Weekend Reading: So many books…

Me III was going to read The Visitors by Catherine Burns this weekend and I started it but couldn’t get into it after the first chapter. I put the book aside and started reading The Woman on the Orient Express and I’m quite enjoying the story. I will probably post a review for it this week sometime. Now, I’m not giving up reading The Visitors. I just think my mood wasn’t right for it at the time and I want to give the book a chance. The premise really intrigues me. -Stephanie M. Hopkins

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The Woman On the Orient Express by Lindsay AshfordBook Description of The Woman on the Orient Express:

Hoping to make a clean break from a fractured marriage, Agatha Christie boards the Orient Express in disguise. But unlike her famous detective Hercule Poirot, she can’t neatly unravel the mysteries she encounters on this fateful journey.

Agatha isn’t the only passenger on board with secrets. Her cabinmate Katharine Keeling’s first marriage ended in tragedy, propelling her toward a second relationship mired in deceit. Nancy Nelson—newly married but carrying another man’s child—is desperate to conceal the pregnancy and teeters on the brink of utter despair. Each woman hides her past from the others, ferociously guarding her secrets. But as the train bound for the Middle East speeds down the track, the parallel courses of their lives shift to intersect—with lasting repercussions.

Filled with evocative imagery, suspense, and emotional complexity, The Woman on the Orient Express explores the bonds of sisterhood forged by shared pain and the power of secrets.

The VisitorsBook Description of The Visitors by Catherine Burns/ Pub Date 26 Sep 2017

Marion Zetland lives with her domineering older brother John in a crumbling mansion on the edge of a northern seaside resort. A timid spinster in her fifties who still sleeps with teddy bears, Marion does her best to live by John’s rules, even if it means turning a blind eye to the noises she hears coming from behind the cellar door…and turning a blind eye to the women’s laundry in the hamper that isn’t hers. For years, she’s buried the signs of John’s devastating secret into the deep recesses of her mind—until the day John is crippled by a heart attack, and Marion becomes the only one whose shoulders are fit to bear his secret. Forced to go down to the cellar and face what her brother has kept hidden, Marion discovers more about herself than she ever thought possible. As the truth is slowly unraveled, we finally begin to understand: maybe John isn’t the only one with a dark side….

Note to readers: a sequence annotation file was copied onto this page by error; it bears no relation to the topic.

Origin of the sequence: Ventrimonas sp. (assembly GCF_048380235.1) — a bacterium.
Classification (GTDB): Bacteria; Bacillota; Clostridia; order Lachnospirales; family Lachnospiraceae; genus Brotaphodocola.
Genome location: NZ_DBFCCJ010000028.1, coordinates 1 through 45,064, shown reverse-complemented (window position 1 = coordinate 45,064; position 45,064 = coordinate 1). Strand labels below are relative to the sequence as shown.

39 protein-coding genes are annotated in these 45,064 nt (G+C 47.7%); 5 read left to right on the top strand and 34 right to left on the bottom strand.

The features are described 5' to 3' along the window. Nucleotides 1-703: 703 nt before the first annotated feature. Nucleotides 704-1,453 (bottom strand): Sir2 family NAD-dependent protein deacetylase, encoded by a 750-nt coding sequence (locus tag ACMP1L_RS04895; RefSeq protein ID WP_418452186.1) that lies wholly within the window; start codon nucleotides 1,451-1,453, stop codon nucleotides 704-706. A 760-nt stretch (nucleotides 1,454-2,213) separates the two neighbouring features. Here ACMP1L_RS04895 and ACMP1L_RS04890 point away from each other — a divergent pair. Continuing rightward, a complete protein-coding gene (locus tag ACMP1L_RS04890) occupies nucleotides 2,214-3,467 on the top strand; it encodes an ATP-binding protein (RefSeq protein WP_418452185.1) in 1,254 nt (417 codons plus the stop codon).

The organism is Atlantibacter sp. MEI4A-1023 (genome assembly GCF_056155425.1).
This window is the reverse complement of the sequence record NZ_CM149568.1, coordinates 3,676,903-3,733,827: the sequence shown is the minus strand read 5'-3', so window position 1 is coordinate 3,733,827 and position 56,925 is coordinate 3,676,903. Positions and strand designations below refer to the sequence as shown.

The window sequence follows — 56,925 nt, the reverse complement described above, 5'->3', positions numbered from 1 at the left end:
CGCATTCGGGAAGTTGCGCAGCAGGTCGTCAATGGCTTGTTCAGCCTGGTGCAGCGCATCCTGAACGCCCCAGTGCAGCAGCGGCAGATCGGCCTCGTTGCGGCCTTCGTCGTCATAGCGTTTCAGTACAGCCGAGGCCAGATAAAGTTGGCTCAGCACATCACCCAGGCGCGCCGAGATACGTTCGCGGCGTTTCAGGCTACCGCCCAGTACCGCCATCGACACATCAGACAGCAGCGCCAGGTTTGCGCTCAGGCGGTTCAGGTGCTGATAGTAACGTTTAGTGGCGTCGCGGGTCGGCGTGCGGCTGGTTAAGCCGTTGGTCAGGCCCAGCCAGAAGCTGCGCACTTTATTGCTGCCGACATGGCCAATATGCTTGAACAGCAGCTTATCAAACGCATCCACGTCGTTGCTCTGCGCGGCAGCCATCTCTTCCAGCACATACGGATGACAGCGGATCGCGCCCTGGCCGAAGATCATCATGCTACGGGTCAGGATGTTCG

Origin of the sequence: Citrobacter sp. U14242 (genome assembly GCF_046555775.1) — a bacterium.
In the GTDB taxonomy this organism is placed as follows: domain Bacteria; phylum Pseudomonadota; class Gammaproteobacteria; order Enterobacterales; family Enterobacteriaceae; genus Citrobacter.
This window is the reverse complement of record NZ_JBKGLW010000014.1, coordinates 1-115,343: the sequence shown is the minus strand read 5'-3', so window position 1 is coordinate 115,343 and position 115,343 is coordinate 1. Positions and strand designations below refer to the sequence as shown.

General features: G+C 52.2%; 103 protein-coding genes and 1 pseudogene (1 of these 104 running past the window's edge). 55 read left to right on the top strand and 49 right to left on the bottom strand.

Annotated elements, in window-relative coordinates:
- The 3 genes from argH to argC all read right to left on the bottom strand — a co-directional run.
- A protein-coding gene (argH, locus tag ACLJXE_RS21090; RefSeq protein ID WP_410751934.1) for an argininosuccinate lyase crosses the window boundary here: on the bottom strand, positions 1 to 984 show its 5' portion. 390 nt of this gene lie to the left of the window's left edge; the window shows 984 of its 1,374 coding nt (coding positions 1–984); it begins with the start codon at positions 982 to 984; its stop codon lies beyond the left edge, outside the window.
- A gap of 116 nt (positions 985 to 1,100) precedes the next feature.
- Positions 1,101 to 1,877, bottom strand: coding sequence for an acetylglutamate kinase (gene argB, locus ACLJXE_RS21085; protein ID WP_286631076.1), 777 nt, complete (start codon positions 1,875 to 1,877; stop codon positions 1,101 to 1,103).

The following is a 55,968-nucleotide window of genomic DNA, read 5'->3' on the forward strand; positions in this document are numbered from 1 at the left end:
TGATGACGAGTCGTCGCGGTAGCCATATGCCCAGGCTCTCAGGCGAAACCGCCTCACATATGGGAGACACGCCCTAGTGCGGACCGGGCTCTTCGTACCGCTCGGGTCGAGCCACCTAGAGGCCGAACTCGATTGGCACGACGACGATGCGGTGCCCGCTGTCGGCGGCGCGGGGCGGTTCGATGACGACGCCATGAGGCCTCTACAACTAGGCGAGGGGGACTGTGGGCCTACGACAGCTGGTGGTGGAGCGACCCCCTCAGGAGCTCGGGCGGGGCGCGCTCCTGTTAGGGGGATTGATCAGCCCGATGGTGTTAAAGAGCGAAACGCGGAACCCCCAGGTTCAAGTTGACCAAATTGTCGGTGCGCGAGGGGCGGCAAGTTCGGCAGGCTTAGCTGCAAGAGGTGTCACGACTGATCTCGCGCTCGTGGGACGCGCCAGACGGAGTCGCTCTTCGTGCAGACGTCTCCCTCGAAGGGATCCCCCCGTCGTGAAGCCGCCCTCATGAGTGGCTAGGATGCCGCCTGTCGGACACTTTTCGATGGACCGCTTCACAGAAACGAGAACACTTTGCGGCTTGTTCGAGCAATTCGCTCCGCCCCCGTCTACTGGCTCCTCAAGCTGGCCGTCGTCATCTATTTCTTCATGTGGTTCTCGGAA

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Cover Crush: Pillars of Light by Jane Johnson

Cover Crush banner

I am not a cover designer but I can agree that cover layouts play an important role in the overall presentation of stories and I must admit, often times I first judge a book by its cover.

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Pillars of LightIn the Syrian city of Akka, Nathanael, a young Jewish doctor, and a Muslim girl called Zohra are about to fall in love, unaware that Jerusalem has just been taken by Saladin’s army and that their city will soon be engulfed by war.

Meanwhile in England, John Savage, a foundling boy, runs away from his cruel life in a priory with The Moor, a mysterious man driven by a dream of perfection.
John and The Moor become members of a band of conmen travelling through the English countryside faking religious miracles for cash, until they are recruited in Richard the Lionheart’s drive to regain the Latin Kingdom from the infidel. Akka awaits. It will be the site of the greatest–and cruellest–siege of its time. But even in the midst of war, lovers find ways to make transactions of beauty.
Pillars of Light is a powerful and moving novel about the triumph of the human spirit against all the odds. It will delight fans of Philippa Gregory, Ken Follett and Diana Gabaldon.

My thoughts:

I love everything about this cover! The colors, design and the dramatic way the mysterious beautiful woman is turned looking off into the distance. The flourishes to the left of the cover are exquisite. The title and the premise sounds intriguing!

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Cover Crush is a weekly series that originated with Erin at Flashlight Commentary. Her latest HERE

Other great book bloggers who cover crush:

Heather @ The Maiden’s Court

Magdalena @ A Bookaholic Swede

Holly @ 2 Kids and Tired Books

Colleen @ A Literary Vacation

Meghan @ Of Quills & Vellum

More cover crushes over at indieBRAG!

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Bookish Happenings: What is your Reading Pleasure?

Me IIThis week is going to be a great week at Layered Pages. I have two award winning author interviews, a B.R.A.G. Book Spotlight and a cover crush. Hopefully I will get my latest review up that I promised. I meant to do it last week, then I said over the weekend and here we are at a knew week and no posted review. My excuse is that I have been extremely busy. Busier than I thought I would be. Alas, I am still reading the book in question. Still, it bothers me I failed to produce a review for my audience when I said I would. On the bright side, things are looking up in my reading world as you can see below and I assure you, that review will come soon.

I started Dragon Teeth Friday night to mix things up a bit in my ready world. Okay, the real reason was I bought the book Saturday and I just HAD to read the first three chapters to see…

I am almost done reading I, Eliza Hamilton and that review is coming. I have most of it written up.

Dragon TeethDragon Teeth

Michael Crichton’s recently discovered novel—an adventure set in the Wild West during the golden age of fossil hunting.